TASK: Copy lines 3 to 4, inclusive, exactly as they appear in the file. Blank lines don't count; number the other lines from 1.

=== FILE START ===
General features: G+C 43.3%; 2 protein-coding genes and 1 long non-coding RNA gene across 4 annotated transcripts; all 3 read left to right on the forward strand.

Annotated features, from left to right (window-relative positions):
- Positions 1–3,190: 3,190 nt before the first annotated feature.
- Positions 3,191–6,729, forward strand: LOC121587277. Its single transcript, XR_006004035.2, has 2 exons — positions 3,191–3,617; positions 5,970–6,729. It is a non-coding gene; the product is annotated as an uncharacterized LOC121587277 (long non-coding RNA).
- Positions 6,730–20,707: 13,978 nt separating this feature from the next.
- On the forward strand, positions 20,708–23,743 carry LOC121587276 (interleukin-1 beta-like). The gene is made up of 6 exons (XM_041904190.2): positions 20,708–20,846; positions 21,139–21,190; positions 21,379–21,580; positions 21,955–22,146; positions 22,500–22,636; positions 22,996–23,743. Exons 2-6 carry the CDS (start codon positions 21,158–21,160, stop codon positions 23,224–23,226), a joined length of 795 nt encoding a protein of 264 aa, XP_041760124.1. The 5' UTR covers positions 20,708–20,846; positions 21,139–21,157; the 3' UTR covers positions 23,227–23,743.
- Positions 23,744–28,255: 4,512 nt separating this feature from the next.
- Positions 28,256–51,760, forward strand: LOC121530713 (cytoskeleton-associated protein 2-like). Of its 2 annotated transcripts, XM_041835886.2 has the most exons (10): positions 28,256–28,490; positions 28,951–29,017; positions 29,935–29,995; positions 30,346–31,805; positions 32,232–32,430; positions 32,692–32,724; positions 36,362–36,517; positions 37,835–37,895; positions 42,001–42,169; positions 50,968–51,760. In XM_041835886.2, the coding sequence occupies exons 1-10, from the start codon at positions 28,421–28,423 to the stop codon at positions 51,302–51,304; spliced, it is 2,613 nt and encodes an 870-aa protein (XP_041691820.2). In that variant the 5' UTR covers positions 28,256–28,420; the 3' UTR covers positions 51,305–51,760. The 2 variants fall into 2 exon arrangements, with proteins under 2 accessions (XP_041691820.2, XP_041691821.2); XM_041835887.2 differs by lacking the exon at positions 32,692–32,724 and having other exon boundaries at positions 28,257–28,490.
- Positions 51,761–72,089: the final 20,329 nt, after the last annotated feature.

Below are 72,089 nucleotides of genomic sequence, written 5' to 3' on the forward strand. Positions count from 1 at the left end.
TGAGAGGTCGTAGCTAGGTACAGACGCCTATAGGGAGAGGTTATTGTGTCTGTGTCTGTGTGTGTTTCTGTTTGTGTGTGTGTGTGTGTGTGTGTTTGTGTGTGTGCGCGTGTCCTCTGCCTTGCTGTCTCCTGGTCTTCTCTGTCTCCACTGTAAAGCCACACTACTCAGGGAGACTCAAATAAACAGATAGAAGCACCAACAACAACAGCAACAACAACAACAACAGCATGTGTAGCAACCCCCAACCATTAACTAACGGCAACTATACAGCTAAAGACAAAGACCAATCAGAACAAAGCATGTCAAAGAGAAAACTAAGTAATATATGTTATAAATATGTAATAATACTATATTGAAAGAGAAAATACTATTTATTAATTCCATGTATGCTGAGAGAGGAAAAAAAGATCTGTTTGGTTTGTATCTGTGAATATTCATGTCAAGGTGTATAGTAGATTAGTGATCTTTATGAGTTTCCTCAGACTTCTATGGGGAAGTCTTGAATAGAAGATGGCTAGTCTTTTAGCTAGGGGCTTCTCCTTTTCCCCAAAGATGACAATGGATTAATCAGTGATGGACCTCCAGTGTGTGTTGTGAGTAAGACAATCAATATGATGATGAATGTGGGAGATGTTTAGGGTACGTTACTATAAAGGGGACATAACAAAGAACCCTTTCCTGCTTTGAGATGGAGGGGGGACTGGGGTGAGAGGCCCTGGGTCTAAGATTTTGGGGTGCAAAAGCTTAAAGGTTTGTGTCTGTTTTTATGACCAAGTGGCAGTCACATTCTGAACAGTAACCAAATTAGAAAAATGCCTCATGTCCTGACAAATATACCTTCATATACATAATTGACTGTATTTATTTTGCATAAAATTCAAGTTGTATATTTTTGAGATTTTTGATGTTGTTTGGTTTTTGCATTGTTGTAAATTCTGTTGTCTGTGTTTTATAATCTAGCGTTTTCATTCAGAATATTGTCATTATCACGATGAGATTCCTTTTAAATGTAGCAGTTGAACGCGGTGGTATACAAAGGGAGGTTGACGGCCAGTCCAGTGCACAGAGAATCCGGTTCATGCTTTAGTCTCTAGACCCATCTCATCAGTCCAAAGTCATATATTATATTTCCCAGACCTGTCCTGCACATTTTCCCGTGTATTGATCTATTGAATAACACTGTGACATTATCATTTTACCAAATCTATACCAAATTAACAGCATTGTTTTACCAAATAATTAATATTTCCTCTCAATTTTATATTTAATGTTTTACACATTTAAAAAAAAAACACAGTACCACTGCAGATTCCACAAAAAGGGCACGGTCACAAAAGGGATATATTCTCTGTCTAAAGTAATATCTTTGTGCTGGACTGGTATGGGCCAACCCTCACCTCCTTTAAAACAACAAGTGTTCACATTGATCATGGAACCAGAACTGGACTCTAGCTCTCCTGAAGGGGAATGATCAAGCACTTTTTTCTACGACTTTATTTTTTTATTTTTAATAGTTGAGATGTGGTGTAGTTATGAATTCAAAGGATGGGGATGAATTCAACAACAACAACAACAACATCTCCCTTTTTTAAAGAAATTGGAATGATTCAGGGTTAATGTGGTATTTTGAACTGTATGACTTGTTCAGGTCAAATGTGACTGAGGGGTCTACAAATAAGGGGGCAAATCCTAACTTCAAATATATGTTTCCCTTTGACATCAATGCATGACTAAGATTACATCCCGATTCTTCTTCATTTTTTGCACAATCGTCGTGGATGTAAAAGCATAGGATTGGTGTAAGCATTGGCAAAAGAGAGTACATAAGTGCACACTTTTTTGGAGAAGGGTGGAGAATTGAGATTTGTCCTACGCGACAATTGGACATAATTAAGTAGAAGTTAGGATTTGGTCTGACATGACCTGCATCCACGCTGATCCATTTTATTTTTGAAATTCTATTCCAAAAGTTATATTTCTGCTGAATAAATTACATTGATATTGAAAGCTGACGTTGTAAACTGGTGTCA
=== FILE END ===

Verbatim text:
- Positions 1–3,190: 3,190 nt before the first annotated feature.
- Positions 3,191–6,729, forward strand: LOC121587277. Its single transcript, XR_006004035.2, has 2 exons — positions 3,191–3,617; positions 5,970–6,729. It is a non-coding gene; the product is annotated as an uncharacterized LOC121587277 (long non-coding RNA).